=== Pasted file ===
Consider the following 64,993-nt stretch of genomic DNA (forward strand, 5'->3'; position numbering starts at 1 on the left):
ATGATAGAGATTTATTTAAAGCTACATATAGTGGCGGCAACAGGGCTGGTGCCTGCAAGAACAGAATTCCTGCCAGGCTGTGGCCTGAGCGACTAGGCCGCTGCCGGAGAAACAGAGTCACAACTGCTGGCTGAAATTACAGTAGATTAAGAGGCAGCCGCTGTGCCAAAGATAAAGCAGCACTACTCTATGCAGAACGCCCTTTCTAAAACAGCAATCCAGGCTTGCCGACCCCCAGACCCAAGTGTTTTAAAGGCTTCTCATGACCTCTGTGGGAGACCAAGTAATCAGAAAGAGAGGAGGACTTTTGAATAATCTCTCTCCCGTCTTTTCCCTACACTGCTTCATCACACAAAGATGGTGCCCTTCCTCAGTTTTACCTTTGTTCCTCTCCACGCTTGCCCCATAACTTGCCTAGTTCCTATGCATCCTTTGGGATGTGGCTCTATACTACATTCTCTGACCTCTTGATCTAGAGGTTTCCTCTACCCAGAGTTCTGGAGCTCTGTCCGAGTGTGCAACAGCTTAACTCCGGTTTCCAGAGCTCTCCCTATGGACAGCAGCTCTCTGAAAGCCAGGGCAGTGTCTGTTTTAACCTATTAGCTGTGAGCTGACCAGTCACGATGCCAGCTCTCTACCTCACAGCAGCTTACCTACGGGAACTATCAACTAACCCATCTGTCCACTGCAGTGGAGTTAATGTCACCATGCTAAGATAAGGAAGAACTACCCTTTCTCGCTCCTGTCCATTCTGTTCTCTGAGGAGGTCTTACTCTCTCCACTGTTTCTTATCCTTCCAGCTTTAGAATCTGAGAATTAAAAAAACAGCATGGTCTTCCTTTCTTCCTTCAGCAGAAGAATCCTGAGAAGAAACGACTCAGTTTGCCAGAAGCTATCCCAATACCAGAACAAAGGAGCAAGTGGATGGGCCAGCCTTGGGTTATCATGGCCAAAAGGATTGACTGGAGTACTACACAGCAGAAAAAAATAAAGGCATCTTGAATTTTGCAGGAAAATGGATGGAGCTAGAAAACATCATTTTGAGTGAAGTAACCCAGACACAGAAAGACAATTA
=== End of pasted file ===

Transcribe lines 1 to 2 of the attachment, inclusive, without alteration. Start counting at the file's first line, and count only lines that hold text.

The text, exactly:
Consider the following 64,993-nt stretch of genomic DNA (forward strand, 5'->3'; position numbering starts at 1 on the left):
ATGATAGAGATTTATTTAAAGCTACATATAGTGGCGGCAACAGGGCTGGTGCCTGCAAGAACAGAATTCCTGCCAGGCTGTGGCCTGAGCGACTAGGCCGCTGCCGGAGAAACAGAGTCACAACTGCTGGCTGAAATTACAGTAGATTAAGAGGCAGCCGCTGTGCCAAAGATAAAGCAGCACTACTCTATGCAGAACGCCCTTTCTAAAACAGCAATCCAGGCTTGCCGACCCCCAGACCCAAGTGTTTTAAAGGCTTCTCATGACCTCTGTGGGAGACCAAGTAATCAGAAAGAGAGGAGGACTTTTGAATAATCTCTCTCCCGTCTTTTCCCTACACTGCTTCATCACACAAAGATGGTGCCCTTCCTCAGTTTTACCTTTGTTCCTCTCCACGCTTGCCCCATAACTTGCCTAGTTCCTATGCATCCTTTGGGATGTGGCTCTATACTACATTCTCTGACCTCTTGATCTAGAGGTTTCCTCTACCCAGAGTTCTGGAGCTCTGTCCGAGTGTGCAACAGCTTAACTCCGGTTTCCAGAGCTCTCCCTATGGACAGCAGCTCTCTGAAAGCCAGGGCAGTGTCTGTTTTAACCTATTAGCTGTGAGCTGACCAGTCACGATGCCAGCTCTCTACCTCACAGCAGCTTACCTACGGGAACTATCAACTAACCCATCTGTCCACTGCAGTGGAGTTAATGTCACCATGCTAAGATAAGGAAGAACTACCCTTTCTCGCTCCTGTCCATTCTGTTCTCTGAGGAGGTCTTACTCTCTCCACTGTTTCTTATCCTTCCAGCTTTAGAATCTGAGAATTAAAAAAACAGCATGGTCTTCCTTTCTTCCTTCAGCAGAAGAATCCTGAGAAGAAACGACTCAGTTTGCCAGAAGCTATCCCAATACCAGAACAAAGGAGCAAGTGGATGGGCCAGCCTTGGGTTATCATGGCCAAAAGGATTGACTGGAGTACTACACAGCAGAAAAAAATAAAGGCATCTTGAATTTTGCAGGAAAATGGATGGAGCTAGAAAACATCATTTTGAGTGAAGTAACCCAGACACAGAAAGACAATTA